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Political Diversity in U.S. Police Agencies

Jonathan Mummolo, Associate Professor of Politics and Public Affairs, Princeton University
Encina Hall West, Room 400

Partisans are increasingly divided on policing policy, which may affect officer behavior. We merge rosters from 99 of the 100 largest local U.S. agencies—over one third of local law enforcement nationwide—with voter files to study police partisanship. Police skew more Republican than their jurisdictions, with notable exceptions. Using fine-grained data in Chicago and Houston, we compare behavior by Democratic and Republican officers facing common circumstances. Overall, we find few partisan differences after correcting for multiple comparisons. But consistent with prior work, we find Black officers make fewer stops and arrests in Chicago, and they use force less in both cities. Comparing same-race Democratic and Republican officers, we find only that White Democrats make more violent-crime arrests than White Republicans in Chicago. Our results suggest that despite Republicans’ preference for more punitive law enforcement policy and their overrepresentation in policing, partisan divisions do not translate into detectable differences in on-the-ground enforcement.


I am an Associate Professor of Politics and Public Affairs at Princeton University. I study bureaucratic politics and political behavior, and devote particular focus to law enforcement agencies and police-civilian interactions. My work explores several facets of policing, including how controversial tactics are deployed in time and space, how rules and procedures affect the nature and volume of police-civilian interactions, the role of race in police behavior, and how police tactics affect perceptions of law enforcement and crime.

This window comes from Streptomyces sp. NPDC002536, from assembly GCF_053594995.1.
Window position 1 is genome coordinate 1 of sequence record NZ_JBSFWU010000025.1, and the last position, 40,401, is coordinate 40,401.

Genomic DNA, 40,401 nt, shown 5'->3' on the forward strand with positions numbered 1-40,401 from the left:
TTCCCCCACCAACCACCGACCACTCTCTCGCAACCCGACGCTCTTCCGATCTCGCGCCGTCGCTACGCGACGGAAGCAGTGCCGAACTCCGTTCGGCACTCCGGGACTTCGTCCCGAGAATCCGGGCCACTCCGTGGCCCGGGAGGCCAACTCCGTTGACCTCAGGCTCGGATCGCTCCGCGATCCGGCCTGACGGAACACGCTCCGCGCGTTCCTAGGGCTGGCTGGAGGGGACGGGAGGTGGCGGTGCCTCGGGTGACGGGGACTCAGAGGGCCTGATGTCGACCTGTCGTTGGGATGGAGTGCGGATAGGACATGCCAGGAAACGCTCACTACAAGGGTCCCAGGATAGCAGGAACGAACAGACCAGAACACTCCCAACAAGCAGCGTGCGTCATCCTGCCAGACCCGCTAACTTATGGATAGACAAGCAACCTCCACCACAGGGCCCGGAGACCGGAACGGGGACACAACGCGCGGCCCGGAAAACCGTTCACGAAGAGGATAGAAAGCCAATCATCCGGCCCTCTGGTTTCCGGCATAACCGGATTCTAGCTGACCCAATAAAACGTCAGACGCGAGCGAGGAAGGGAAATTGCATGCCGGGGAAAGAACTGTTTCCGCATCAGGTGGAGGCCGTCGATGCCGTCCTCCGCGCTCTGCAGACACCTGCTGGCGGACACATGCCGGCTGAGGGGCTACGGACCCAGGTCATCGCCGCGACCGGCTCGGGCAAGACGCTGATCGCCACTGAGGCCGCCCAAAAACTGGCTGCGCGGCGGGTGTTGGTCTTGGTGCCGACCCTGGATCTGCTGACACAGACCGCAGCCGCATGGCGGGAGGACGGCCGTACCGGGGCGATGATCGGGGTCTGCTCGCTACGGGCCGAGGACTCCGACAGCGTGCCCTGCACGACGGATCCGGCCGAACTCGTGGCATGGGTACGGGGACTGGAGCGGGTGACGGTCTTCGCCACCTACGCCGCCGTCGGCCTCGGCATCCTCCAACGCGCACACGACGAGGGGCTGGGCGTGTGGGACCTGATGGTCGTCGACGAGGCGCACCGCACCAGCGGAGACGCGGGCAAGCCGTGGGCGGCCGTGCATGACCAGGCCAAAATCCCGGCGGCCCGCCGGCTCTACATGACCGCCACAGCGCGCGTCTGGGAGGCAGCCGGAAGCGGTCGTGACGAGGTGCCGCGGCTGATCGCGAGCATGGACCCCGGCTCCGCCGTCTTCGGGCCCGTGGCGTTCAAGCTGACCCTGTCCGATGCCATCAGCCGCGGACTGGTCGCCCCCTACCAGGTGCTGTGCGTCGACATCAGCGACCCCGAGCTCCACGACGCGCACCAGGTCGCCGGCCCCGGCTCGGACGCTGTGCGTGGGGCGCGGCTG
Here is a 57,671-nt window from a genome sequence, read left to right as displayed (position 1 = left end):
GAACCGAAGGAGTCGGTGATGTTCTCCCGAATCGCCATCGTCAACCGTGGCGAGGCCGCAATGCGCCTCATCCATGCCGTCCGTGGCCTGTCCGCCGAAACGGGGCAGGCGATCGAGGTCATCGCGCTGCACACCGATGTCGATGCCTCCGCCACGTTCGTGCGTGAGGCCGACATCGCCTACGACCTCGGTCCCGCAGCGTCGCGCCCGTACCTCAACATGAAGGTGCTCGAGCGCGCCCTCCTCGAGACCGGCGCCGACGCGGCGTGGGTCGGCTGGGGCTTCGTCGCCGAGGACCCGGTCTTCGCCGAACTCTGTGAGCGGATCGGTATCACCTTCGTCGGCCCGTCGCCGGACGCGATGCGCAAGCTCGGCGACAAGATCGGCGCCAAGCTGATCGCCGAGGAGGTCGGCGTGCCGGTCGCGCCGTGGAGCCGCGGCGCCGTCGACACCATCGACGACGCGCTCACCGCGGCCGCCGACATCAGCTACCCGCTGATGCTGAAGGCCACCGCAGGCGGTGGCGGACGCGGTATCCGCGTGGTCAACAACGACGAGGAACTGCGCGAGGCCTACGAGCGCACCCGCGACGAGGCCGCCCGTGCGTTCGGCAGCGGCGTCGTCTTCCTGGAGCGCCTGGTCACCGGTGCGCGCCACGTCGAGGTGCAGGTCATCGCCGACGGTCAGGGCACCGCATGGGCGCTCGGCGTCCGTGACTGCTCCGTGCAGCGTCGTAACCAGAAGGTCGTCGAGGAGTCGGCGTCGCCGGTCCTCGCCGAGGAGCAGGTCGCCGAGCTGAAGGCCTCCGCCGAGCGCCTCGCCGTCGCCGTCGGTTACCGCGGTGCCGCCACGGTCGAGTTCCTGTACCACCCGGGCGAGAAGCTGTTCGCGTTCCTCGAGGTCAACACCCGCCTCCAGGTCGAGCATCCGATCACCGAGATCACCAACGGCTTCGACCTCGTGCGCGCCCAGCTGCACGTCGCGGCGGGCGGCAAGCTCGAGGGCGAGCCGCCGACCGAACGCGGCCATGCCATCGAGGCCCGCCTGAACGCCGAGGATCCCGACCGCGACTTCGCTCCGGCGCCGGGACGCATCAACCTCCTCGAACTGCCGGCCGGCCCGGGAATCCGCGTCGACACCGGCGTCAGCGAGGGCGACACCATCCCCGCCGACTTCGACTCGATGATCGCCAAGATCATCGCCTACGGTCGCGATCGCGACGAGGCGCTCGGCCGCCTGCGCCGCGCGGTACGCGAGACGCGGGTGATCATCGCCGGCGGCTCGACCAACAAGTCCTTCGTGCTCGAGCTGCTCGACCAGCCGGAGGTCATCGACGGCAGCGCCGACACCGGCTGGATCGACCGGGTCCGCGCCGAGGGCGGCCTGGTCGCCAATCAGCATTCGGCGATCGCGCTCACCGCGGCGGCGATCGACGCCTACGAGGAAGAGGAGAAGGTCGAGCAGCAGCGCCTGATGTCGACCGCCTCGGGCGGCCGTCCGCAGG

I also conduct methodological research on issues relevant to my substantive work, including causal inference, statistical modeling and experimental design. My work exploits a range of research designs and data sources including field, natural, and survey experiments, qualitative interviews and administrative records obtained through public information requests to government agencies.

My research has appeared in American Political Science ReviewThe Journal of PoliticsProceedings of the National Academy of SciencesJournal of the American Statistical Association, and Science, among other peer-reviewed journals. I received a B.A. from New York University and a Ph.D. from Stanford University. Before beginning my doctoral studies I was a staff writer at The Washington Post where I covered crime and politics in the Washington, D.C. region.